Ch ch ch ch Changes

Day six of the Autism Awareness Blogathon

Part Four. Part Thee is here, Part Two is here Part One is here

Isn’t the brain an amazing thing? We take it for granted a lot of the time, but it’s always there processing away. My boy’s brain was going it’s own way in a few different areas. Processing was slow but there was always progress and so long as there is progress, you know you are heading in the right direction.

There were a lot of changes in this year. Baby E went to her new family. What a wonderful experience that was to be able to introduce a bubba to their new mum & dad. So wonderful, I signed up for another little pre-adoptive bub – Baby R, a boy.

Now I know that change can be a massive issue for some kids on the spectrum. For some reason, this is not the case for L. At this time, he was very accepting of all these little babies and mostly just got on with his own thing. Anyway, he wasn’t officially on the spectrum yet.

We’d had our official diagnosis of cortical vision impairment (CVI). It turned out that there was a link between L’s vision issues and the meds his birth mum had been using during pregnancy. The main ways in which L was affected were that he had very little peripheral vision (interesting, given that this is often an autistic preference rather than direct eye to eye contact). He finds it difficult to understand changes in texture, especially on the floor and his depth of field is fairly poor also. This means that he finds it hard to judge something like steps – a big step or a little step, a step up or a step down. He has found it very difficult to understand representational images (ie PECS). For a long time he would prefer to flick the pages of a board book rather than look at the images. Visually motivated? No.

L was also prescribed glasses. So we slowly started getting him to wear them and he adapted to them over a couple of months. He’s pretty rough on them too, so his glasses only usually last about 6 months or so, if I’m lucky.

I’ve certainly had my share of massive meltdowns, but at this point L was relatively easy to manage. I’d wanted to keep everything very consistent and predictable for him, but with so many of the people who I love living in other parts of the country, the time eventually came where we were headed off into unknown territory – a holiday.

We travelled by air and I had every possible special, extra fun and entertaining activity ready for the flights. I had a supply of junk mail for him to thumb through (a new interest) and various stringed toys of course. He was pretty good all round. He was certainly no more trouble than any kid on a plane. What I hadn’t expected was the burst of development in so many areas that followed this trip. His language jumped up a notch, he added new play routines to the repertoire and he really enjoyed meeting all these new people, spending time with cousins, family and friends and walking, walking, walking! He won a lot of fans on that trip.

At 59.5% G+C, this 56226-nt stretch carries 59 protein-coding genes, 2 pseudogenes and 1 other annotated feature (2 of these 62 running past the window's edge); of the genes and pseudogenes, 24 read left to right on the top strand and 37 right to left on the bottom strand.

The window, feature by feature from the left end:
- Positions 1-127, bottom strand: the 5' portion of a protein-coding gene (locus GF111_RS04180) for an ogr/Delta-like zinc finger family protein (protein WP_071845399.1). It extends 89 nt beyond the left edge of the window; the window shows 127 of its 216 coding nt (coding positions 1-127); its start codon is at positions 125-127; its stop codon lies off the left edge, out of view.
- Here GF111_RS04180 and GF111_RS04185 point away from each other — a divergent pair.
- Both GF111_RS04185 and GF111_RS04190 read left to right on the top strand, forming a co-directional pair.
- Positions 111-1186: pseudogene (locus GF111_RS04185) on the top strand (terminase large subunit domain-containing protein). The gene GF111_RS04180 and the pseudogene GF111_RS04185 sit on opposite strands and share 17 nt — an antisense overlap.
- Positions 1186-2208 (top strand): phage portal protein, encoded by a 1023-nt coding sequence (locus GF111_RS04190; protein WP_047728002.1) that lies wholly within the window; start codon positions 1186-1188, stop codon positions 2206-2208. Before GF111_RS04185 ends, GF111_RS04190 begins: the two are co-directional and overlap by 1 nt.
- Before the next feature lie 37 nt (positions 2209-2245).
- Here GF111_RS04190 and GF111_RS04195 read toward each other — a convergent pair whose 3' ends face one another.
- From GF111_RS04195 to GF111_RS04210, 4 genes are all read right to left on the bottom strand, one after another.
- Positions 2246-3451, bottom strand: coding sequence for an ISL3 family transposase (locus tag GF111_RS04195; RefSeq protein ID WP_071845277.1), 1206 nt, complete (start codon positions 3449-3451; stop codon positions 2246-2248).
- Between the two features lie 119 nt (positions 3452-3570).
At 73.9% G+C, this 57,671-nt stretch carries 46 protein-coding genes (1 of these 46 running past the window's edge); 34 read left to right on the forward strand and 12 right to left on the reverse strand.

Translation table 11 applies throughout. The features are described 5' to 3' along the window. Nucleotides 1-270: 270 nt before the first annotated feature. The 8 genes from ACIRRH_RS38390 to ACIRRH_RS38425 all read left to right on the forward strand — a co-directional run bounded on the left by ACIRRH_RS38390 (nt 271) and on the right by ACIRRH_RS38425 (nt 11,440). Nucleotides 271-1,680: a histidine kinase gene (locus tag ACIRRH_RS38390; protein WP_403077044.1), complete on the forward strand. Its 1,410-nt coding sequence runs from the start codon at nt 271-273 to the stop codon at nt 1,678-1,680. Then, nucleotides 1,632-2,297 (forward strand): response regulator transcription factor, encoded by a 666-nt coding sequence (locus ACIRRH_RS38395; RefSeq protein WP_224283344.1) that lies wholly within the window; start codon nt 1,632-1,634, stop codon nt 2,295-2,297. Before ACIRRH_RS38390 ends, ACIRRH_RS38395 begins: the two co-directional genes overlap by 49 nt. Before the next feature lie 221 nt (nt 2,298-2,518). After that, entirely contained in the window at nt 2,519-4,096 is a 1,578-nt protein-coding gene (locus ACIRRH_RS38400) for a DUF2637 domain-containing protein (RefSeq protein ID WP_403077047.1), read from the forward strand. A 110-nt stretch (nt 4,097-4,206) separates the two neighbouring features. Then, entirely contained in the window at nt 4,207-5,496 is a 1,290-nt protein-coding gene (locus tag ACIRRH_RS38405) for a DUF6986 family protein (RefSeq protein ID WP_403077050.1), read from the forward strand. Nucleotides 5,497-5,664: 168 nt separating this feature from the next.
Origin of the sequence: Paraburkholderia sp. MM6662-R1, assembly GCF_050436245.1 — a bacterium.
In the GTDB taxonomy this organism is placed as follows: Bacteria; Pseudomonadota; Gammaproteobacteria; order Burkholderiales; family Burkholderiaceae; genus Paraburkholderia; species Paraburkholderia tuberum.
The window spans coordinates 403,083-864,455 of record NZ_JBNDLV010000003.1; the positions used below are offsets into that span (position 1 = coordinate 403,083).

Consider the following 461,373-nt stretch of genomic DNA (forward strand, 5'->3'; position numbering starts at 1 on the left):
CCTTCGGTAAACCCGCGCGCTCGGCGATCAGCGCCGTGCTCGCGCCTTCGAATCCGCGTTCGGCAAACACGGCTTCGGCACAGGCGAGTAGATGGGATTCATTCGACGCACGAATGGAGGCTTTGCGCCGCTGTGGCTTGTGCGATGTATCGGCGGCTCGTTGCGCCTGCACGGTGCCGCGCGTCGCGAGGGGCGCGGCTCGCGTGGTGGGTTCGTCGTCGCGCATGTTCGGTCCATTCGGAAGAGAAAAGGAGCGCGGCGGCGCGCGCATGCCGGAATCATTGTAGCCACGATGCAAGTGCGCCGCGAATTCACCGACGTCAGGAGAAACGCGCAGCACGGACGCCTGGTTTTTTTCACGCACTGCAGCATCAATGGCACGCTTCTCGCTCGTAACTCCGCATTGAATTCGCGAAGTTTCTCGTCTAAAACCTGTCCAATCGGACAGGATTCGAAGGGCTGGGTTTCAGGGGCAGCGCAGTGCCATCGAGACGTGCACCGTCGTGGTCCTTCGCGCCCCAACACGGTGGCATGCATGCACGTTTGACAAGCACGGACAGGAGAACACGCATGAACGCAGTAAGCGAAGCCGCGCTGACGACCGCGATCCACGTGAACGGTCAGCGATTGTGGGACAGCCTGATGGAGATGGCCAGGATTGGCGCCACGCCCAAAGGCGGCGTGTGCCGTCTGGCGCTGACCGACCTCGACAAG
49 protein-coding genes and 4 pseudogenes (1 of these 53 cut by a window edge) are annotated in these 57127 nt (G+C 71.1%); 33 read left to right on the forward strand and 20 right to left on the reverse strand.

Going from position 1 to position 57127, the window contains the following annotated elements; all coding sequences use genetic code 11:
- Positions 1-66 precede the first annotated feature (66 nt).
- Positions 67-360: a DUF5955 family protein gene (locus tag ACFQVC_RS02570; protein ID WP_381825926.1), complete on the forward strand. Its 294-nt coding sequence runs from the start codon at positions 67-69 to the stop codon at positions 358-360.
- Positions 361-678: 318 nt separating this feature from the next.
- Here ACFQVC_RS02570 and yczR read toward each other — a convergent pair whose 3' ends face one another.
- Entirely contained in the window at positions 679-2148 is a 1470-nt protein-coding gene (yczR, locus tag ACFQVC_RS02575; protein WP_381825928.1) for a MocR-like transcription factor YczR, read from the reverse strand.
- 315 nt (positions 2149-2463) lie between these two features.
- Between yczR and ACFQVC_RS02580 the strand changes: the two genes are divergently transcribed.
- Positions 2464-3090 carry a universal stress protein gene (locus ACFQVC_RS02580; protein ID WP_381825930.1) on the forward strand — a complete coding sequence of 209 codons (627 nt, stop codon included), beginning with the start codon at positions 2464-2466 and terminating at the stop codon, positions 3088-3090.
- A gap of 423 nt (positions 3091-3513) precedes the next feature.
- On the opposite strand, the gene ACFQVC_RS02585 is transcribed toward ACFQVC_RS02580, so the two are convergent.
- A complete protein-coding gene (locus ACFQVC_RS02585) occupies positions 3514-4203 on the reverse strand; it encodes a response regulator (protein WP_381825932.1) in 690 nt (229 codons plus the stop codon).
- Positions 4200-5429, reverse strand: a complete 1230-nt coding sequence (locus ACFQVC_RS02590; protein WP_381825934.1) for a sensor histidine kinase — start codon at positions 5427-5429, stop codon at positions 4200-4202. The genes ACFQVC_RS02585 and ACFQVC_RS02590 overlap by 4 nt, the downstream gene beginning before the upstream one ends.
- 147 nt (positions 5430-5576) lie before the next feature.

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After we got home I made up a little photo album for him of the trip and all the people that he’d met and the places we’d been. He still loves to look through that album though it’s a little worse for wear these days.

The evaluation process for autism took quite a while. It involved a number of visits to the specialist developmental clinic at the main children’s hospital. They also asked for reports from any professionals who knew him. He had started with an OT & physio program and they were able to provide a detailed update on where he was at functionally. Of course the Narby professionals were also able to contribute a lot of information as they had seen him now for over 2 years.

Before we knew it another year had passed and he was three years old. An appointment was set for April and this was when the diagnosis would be decided.

All along as I’ve said, I wasn’t worried about what that decision would be. This is not because I didn’t care, but because a label would not change anything for me. Also, I knew that he’d been given every possible early intervention from a very young age, so I knew that whichever way the cards would fall on that day in April, I was ready for it.

I’m ending this story here for now. You will find out why when we get to day 26.

A note about photos: of course I have a million photos, I’ve tried to choose ones that show him without breaking any confidentiality


4 thoughts on “Ch ch ch ch Changes

  1. Oh Rose you are leaving us in suspense again….how wonderful you had things in place early in the piece. You have also had the courage to explore all options. Love learning about L.

    • Yes, it was very reassuring to know that he’d been getting all that early support from 6m. That is not usually the case and for some parents it is such a very tough time. Knowing how important early intervention is, it would be a different boy you see today if he hadn’t had all that those lovely therapists and educators overseeing his development.

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